ST_Anything v2.9 ESP8266 - 5V hobby Servo Control?


(joel.neils@gmail.com) #1

Here is the idea - I am very interested in feedback and validation.

My home has well water - and the pump is 220V. The pump can be turned off via a 220V switch.

I would like to use a ESP8266 and somehow interface with a digital servo to ‘physically turn the switch on/off’ with the servo horn.

I currently have a smartthings DOME valve that will shut off a ball valve that is on the water line to the house, if it senses a water leak on any of my water sensors.

If I ever get a leak - BEFORE that valve - then I would be flooded. I would also like to also shut off the well switch when a leak is detected.

I am currently using ST_Anything for some contact sensors & relays & PIR motion sensors.

How much work would it be to get a library that interfaces with a hobby Servos? Is there already a library that is similar enough that it could just be tweaked?

I understand that the servo will have it’s own power source of 5v - that is not an issue.


(Scott Ainsworth) #2

Interesting idea. I’ve not messed with one of these but it might get you half way there.


(joel.neils@gmail.com) #3

Thanks Scott !


(Aesgarth) #4

not to try to be discouraging of doing it that way, would it not be considerably easier to use something like this:

to switch the pump?


(Dan) #5

One of the important thngs to consider when using ST_Anything is that you need to avoid using any blocking calls. The Arduino Loop() needs to execute continuously to allow it to service the network communications in a very timely fashion.

So, if you go the servo motor route, you may need to find a library that is non-blocking.

Of course, I like the suggestion of using a high voltage/current Z-Wave relay, as @Aesgarth linked above. Right tool for the job, IMHO.


(joel.neils@gmail.com) #6

I have looked at the Aeotec Heavy Duty Smart Switch - and I don’t think I can use this.

"The documentation explicitly says “neutral required” " - I’m not positive but I don’t think I have a neutral wire in that circuit.


(Scott Ainsworth) #7

You could use a zwave relay like the FortrezZ or any other dry contact zwave or zigbee relay with the sparkfun board. All you need then is a 5V power supply for the board and servo.

https://www.ebay.com/p/FortrezZ-Wireless-Z-wave-Multi-input-output-Dry-Contact-Bridge-Cert-ID/1104508389?iid=332509015139

It does seem like a convoluted way to do it though.

Another route would be to get any 220 v relay or motor starter and then pull it in with any zwave or zigbee 110v switch/relay.


#8

You have to have a neutral in the circuit somewhere…that’s how wiring works. And if it’s 220, I’m willing to bet that the power goes out to the outlet and back to the breaker box (if you’re in the US at least).


(Scott Ainsworth) #9

A normal 220 V circuit would have two hot wires and one ground. No neutral.


#10

But the electricity has to go somewhere? You have to complete the circuit somehow…isn’t the center tap the neutral? I mean…you have to have a complete circuit.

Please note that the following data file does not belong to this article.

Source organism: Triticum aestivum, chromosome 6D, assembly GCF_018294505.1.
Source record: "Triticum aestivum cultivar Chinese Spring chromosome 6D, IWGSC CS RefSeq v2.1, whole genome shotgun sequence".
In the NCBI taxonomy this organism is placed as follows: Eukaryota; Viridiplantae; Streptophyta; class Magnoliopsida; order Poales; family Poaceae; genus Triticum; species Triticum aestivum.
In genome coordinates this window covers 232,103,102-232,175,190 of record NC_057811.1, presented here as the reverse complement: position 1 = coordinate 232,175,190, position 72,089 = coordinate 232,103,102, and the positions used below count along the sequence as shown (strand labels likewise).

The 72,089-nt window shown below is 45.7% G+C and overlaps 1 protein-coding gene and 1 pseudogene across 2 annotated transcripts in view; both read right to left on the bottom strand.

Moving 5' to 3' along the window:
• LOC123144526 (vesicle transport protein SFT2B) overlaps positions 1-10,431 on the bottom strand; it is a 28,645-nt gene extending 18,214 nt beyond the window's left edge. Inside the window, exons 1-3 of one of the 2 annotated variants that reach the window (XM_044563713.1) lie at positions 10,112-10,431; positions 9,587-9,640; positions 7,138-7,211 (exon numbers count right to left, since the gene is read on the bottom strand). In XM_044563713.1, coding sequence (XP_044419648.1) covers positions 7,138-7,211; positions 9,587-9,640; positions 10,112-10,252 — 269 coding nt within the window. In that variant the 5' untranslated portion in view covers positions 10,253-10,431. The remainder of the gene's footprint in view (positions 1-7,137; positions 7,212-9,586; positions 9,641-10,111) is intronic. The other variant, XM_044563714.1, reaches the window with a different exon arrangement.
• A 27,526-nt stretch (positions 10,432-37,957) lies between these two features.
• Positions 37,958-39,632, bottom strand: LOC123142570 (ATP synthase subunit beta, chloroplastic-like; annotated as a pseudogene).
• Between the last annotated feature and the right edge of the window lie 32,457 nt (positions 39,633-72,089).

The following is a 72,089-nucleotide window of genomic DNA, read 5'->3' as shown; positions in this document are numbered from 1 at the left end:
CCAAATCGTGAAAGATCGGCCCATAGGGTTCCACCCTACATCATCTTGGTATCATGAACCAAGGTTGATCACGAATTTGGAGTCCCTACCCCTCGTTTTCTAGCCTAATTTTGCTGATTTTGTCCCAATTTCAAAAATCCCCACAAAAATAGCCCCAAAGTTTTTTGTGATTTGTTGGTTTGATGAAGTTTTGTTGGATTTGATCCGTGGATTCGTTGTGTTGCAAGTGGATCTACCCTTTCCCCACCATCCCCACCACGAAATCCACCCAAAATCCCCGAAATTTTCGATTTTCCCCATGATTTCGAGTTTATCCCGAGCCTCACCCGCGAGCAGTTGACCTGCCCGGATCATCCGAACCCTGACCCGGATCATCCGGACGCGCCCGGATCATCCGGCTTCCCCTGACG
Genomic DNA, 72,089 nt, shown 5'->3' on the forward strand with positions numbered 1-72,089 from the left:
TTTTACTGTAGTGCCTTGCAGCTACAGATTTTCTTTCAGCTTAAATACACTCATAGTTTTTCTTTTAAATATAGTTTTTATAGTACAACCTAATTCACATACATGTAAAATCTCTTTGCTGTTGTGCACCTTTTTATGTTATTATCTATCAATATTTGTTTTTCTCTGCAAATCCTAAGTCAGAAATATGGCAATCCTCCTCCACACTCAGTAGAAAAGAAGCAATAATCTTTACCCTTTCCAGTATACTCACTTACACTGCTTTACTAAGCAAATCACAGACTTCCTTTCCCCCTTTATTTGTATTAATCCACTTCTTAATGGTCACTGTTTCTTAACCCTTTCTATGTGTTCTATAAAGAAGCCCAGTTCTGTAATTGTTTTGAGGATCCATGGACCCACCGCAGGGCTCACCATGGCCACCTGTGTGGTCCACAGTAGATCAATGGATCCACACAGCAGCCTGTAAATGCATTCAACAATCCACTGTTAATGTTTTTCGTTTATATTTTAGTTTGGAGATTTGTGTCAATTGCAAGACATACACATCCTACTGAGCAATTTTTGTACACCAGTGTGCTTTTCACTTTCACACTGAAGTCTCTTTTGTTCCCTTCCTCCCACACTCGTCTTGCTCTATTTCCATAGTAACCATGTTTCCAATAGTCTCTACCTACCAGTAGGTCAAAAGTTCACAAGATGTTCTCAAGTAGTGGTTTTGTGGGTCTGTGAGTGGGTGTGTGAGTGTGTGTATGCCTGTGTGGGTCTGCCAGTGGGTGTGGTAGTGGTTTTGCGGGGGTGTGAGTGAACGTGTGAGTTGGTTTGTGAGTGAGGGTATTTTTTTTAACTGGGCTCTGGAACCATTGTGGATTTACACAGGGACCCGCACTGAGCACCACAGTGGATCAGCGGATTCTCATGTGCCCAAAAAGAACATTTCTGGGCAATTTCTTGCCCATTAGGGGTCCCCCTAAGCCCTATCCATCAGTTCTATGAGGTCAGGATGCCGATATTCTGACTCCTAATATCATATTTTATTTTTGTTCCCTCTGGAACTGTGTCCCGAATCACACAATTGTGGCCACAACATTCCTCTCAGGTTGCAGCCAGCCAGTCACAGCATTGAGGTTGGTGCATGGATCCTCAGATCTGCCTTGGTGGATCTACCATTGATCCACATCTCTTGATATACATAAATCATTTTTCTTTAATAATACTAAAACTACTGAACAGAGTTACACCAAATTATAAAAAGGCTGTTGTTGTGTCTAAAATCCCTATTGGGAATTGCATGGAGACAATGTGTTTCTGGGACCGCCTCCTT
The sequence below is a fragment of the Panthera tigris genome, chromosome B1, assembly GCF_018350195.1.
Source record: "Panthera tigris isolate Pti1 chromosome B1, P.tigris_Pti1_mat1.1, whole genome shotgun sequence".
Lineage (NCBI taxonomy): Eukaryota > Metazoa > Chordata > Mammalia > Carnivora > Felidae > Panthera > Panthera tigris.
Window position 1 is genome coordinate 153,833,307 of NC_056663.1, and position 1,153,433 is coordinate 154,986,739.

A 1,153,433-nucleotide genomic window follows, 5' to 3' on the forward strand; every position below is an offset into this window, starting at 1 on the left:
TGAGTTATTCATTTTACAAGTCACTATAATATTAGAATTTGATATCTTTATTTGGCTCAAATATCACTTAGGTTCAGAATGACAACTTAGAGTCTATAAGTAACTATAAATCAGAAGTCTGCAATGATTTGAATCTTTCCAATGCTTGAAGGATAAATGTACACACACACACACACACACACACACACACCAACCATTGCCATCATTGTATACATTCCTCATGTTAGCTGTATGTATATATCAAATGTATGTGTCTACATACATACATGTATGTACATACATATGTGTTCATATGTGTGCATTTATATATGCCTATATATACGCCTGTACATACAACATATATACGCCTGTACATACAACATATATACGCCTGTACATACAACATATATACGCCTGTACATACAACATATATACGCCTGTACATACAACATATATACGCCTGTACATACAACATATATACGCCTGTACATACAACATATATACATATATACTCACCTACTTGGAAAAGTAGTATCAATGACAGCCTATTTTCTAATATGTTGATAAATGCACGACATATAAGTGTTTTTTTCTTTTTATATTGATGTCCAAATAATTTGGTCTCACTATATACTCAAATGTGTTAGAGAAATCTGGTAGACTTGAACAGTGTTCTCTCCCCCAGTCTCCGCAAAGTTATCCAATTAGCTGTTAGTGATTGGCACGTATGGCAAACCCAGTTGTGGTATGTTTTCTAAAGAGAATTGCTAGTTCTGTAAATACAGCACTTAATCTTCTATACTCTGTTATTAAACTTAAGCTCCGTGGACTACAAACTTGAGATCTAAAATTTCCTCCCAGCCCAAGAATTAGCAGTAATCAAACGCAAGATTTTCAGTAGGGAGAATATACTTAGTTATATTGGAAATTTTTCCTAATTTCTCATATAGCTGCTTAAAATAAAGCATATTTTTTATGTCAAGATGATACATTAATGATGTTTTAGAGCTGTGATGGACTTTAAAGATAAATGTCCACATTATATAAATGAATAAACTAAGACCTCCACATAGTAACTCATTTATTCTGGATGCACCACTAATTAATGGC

(Scott Ainsworth) #11

Remember it is alternating current, changing direction of flow 60 times per second.

A 110 volt circuit has one hot wire that alternates between plus and minus voltage.
+110 -110 +110 Hot wire - either phase
000000000000 Neutral
From the Neutral wire to the hot wire you get 110V

A 220 volt circuit has two hot wires that are out of phase.
+110 -110 +110 Hot wire phase 1
-110 +110 -110 Hot wire phase 2
Across the two wires that are out of phase you get 220V

My illustration is not perfectly correct as the voltages measured are really an rms average. But it shows how you can get 220V from two hot 110V wires. Notice that your 220V breakers pull power from each supply main in your breaker box (every other lug) and that there are two connections on them for your wires.


(Dan) #12

Joel,

Can you possibly install the Aeon Z-Wave relay (or similar) near the breaker panel? Plenty of neutral wiring there. You could have an electrician install everything to make sure it is up to code.


(joel.neils@gmail.com) #13

Yes - I think I could mount it near the panel and tie into a neutral. That would solve my 220 Well switch issue.

I still would like to entertain the idea of a servo motor to ST_Anything - it has several good use cases.

a.) Turn the blinds to open / close - with a continuous rotation servo.
b.) I could use a servo motor to ‘push a deadbolt’ open or closed on the shed.
c.) Any physical job - such as opening and closing a vent damper.


(Scott Ainsworth) #14

There is a continuous motion version of the SparkFun servo Trigger too. It could spark some fun!


#15

There is a few project out there for blinds.




#16

Yea I’ve slightly modified my blinds project here to have one nodeMCU throw a relay and open my garage door, another nodeMCU and a relay turns on and off my hot water heater, and a nodeMCU and a servo controls my fireplace.

And you don’t need any special boards or shields, not even a smartapp, just the nodeMCU and its device handler.